Subject: Re: dev_t changes & partitions
To: Bill Studenmund <email@example.com>
From: Charles M. Hannum <firstname.lastname@example.org>
Date: 01/14/1998 22:19:11
Bill Studenmund <email@example.com> writes:
> On Wed, 14 Jan 1998, Charles M. Hannum wrote:
> > > Hmm. Well, I'd still vote we change the minor split when we change
> > > dev_t's. That way we rebuild devices only once. :-)
> > I'm compelled to point out that, with my proposal, none of the device
> > numbers change at all until we decide to do an actual renumbering.
> > The two steps are largely orthogonal -- and both pretty trivial.
> I agree that the changes are orthogonal (except that we won't want to
> change the number of partitions until we have a larger minor field :-),
> and that they don't really involve much code changing (especially changing
> the partition field).
> But with any of the changing schemes, how do we tell a changed dev_t from
> an unchanged dev_t? If it's a 16-bit or 32-bit dev_t seems like an easy
> clue to me.
The dev_t type itself is already 32 bits. As is the field in FFS.
How, exactly, do you intended to differentiate between a so-called
`16-bit dev_t' and a so-called `32-bit dev_t'? *They're the same size
> I think I missed your proposal for re-numbering. I did see the one for
> going to 32-bit dev_t's.
Honestly, I think you weren't paying attention. My proposal includes
all old device numbers within the same encoding scheme as any new
device numbers. The proposal for renumbering is essentially to
deprecate the old 256 major numbers, and shift the major numbers up by
256. [In reality, you could just deprecate the major numbers formerly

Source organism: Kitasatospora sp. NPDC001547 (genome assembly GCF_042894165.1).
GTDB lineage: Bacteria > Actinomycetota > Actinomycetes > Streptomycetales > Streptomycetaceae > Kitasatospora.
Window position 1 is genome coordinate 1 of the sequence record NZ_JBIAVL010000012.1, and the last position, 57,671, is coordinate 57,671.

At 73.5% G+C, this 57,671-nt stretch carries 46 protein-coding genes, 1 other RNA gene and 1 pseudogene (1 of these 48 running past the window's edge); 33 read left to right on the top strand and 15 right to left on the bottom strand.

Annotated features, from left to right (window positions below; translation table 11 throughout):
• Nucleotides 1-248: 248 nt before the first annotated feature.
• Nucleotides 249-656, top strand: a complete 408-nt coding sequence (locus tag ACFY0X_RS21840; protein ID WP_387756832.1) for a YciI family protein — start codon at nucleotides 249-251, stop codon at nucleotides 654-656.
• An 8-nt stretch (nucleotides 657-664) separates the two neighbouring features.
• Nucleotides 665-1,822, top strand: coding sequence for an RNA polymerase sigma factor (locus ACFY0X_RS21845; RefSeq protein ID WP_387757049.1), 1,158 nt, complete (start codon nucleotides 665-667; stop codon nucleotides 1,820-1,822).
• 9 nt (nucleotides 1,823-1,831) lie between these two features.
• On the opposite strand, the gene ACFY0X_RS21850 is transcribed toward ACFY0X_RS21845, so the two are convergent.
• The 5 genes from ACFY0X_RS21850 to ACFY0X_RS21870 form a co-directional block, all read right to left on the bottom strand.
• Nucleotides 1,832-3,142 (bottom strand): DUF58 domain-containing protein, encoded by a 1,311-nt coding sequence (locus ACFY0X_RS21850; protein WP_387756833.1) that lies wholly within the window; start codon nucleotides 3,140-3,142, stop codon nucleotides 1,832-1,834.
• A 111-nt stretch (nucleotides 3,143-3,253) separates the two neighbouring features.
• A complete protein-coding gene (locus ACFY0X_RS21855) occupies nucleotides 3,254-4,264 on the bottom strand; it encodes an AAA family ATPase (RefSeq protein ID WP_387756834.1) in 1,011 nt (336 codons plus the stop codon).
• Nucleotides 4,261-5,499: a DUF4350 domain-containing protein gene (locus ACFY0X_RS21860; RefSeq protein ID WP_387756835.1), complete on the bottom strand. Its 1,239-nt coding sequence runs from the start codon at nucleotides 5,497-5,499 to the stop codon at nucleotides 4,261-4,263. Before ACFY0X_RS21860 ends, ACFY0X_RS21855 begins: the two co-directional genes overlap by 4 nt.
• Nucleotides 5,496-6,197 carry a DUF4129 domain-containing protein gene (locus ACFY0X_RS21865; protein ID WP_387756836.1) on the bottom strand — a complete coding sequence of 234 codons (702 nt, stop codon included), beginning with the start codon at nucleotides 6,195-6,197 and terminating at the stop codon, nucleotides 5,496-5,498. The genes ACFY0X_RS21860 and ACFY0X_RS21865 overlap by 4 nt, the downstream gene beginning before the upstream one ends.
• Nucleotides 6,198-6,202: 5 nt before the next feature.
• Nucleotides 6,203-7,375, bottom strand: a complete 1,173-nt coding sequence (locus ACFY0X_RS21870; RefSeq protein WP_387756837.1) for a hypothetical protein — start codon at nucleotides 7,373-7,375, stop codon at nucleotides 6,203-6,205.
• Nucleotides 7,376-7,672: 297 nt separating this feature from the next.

used by disk drivers, since none of the other minor number encodings
will change. [*]] There's no need to do these at the same time; the
move to the new encoding can be done at any time, because it doesn't
change the actual encoding or the meaning of any existing device
The reason people are clamoring to change the unit/subunit splitting
at the same time is that the other schemes for splitting the device
number do not have this feature; if you do the steps separately, you
have to waste both the old space and the corresponding space within
the new encoding scheme for compatibility. In fact, with my proposal,
you could even change the encodings of different types of devices'
unit numbers separately. It's infinitely flexible (and simple).
As for unit/subunit splitting, I think 6 bits of subunit is a
reasonable compromise. 64 partitions seems more than enough, and I
can envision wanting to have more than 12 bits of unit (disk) number
in the not-so-distant future.
[*] I'm specifically ignoring the random (and generally broken)
implementations of `dialout devices' in some serial drivers, which use
the highest bit of the unit number as a flag. There are also a small
handful of drivers (`lpt' being the only one that comes to mind
offhand) that have flags at the high end of the unit number, and these
will have to change as well.
P.S. We have, in fact, deprecated device numbers before. But this
was years ago, when it wouldn't have had the potential to confuse
thousands of users, and it wasn't quite as trivial to provide an